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The following discussion is an archived discussion of the proposal. Please do not modify it. Subsequent comments should be made in a new section on the talk page. No further edits should be made to this section.
The result of the proposal was No move. With no opportunity for commonality forthcoming, we default to the earliest used English variant. Cúchullaint/c 19:48, 9 August 2012 (UTC)
Comment I am North American, so I find that "door furniture" is kitsch furniture made out of old doors... (atleast some artsy-types seem to do this in my region) -- 18.104.22.168 (talk) 05:35, 19 July 2012 (UTC)
And you only have to read the first sentence of the article to learn that this is about something else. Interplanet Janet, EsquireIANAL 08:14, 19 July 2012 (UTC)
Comment. Webster's does a better job of defining this use of furniture: "3. The necessary appendages to anything, as to a machine, a carriage, a ship, etc. (a) (Naut.) The masts and rigging of a ship. (b) (Mil.) The mountings of a gun. (c) Builders' hardware such as locks, door and window trimmings. (d) (Print) Pieces of wood or metal of a lesser height than the type, placed around the pages or other matter in a form, and, with the quoins, serving to secure the form in its place in the chase." machine furniture, carriage furniture, ship furniture, gun furniture, window furniture—why are these all red links? Wbm1058 (talk) 18:59, 19 July 2012 (UTC) OK, there aren't hardware articles for any of those either, but furniture (disambiguation) doesn't even require disambiguation. Wbm1058 (talk) 19:11, 19 July 2012 (UTC)
Aha! using the intitle: parameter, query results can be narrowed by title. The search word(s) given to intitle: can be anywhere in the title.
Google Ngrams' country-specific categorization is notoriously unreliable; I don't think it's a good idea to take that data at face value. Regardless, it was not meant to be my point that "door hardware" is actually more common in Britain than "door furniture", only that the term ought to be perfectly clear to Britons and thus should be used per MOS:COMMONALITY. PowersT 23:36, 21 July 2012 (UTC)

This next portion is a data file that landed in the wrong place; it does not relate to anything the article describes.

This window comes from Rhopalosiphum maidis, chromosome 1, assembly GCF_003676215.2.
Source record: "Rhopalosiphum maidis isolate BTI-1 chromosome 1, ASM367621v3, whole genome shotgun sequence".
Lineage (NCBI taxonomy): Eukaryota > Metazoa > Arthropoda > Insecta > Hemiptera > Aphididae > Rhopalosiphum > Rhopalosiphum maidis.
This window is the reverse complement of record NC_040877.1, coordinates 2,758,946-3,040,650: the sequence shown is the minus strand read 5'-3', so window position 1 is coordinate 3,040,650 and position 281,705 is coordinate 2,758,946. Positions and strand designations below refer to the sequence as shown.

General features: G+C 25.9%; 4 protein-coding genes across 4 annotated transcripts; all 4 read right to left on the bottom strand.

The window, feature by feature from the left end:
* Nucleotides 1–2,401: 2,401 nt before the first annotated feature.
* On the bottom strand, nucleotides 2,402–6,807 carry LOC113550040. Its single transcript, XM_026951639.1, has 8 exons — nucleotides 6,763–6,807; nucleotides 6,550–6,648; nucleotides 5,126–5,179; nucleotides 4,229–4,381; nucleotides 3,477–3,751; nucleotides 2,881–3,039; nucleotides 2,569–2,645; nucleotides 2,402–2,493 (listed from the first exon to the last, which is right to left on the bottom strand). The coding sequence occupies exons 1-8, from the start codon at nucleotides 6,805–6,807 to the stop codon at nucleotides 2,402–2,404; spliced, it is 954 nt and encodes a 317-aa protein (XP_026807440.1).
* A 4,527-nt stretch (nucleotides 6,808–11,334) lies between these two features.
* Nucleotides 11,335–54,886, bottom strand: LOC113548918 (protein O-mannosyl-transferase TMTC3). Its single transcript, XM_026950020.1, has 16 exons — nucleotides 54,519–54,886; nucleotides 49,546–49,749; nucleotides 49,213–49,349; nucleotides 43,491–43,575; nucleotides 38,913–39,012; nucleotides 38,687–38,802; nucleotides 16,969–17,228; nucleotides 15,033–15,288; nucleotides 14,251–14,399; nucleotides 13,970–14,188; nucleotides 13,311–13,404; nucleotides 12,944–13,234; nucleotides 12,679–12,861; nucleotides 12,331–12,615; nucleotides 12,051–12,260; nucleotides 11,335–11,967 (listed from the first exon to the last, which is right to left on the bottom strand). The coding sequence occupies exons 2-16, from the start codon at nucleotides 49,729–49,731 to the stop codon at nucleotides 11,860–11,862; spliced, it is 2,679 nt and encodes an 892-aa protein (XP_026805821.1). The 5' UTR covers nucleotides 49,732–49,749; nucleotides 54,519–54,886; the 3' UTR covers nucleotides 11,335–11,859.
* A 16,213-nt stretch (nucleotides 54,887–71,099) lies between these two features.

Support per MOS:COMMONALITY. A term generally recognizable in the UK and US should be preferred to a term generally recognizable in only one or the other. --Born2cycle (talk) 20:05, 1 August 2012 (UTC)
The n-gram data and the B&Q searches linked above suggest that there is very little commonality, and that to them Brits "door hardware" does not include most of what they refer to as "door furniture". Maybe "Fixed-wing doorcraft" or something... Dicklyon (talk) 04:02, 2 August 2012 (UTC)
Comment: I believe the results shown by Wbm1058 indicate that the current title is likely to be confusing to U.S. readers. Given that the proposed title ("door hardware") is in use, if limited, in the UK, I think it's reasonable to conclude that it's likely to be less confusing to the greater number of readers. PowersT 19:14, 6 August 2012 (UTC)
But Dicklyon suggests 'door furniture hardware' is not common in the UK. Zarcadia (talk) 16:53, 8 August 2012 (UTC)
Not that I know anything about the UK, and I don't mind if we move it to Door hardware, but that's what the evidence looks like to me. Dicklyon (talk) 17:08, 8 August 2012 (UTC)
Well I'm not sure what evidence you're talking about, but if door furniture (the current title) is indeed less common in the UK, then there should be no objection to moving the article. PowersT 17:47, 9 August 2012 (UTC)
Both the B&Q's online catalog and the books n-grams result suggest that "door furniture" is by far the predominant term in British English. Sorry, I mis-read the mis-statement above that "Dicklyon suggests 'door furniture' is not common in the UK" -- quite the opposite. Dicklyon (talk) 18:04, 9 August 2012 (UTC)
Apologies for the confusion, I meant to say 'door hardware' is apparently less known in the UK. Personally I am not that familiar with either expression and don't prefer one over the other. Zarcadia (talk) 18:30, 9 August 2012 (UTC)
The above discussion is preserved as an archive of the proposal. Please do not modify it. Subsequent comments should be made in a new section on this talk page. No further edits should be made to this section.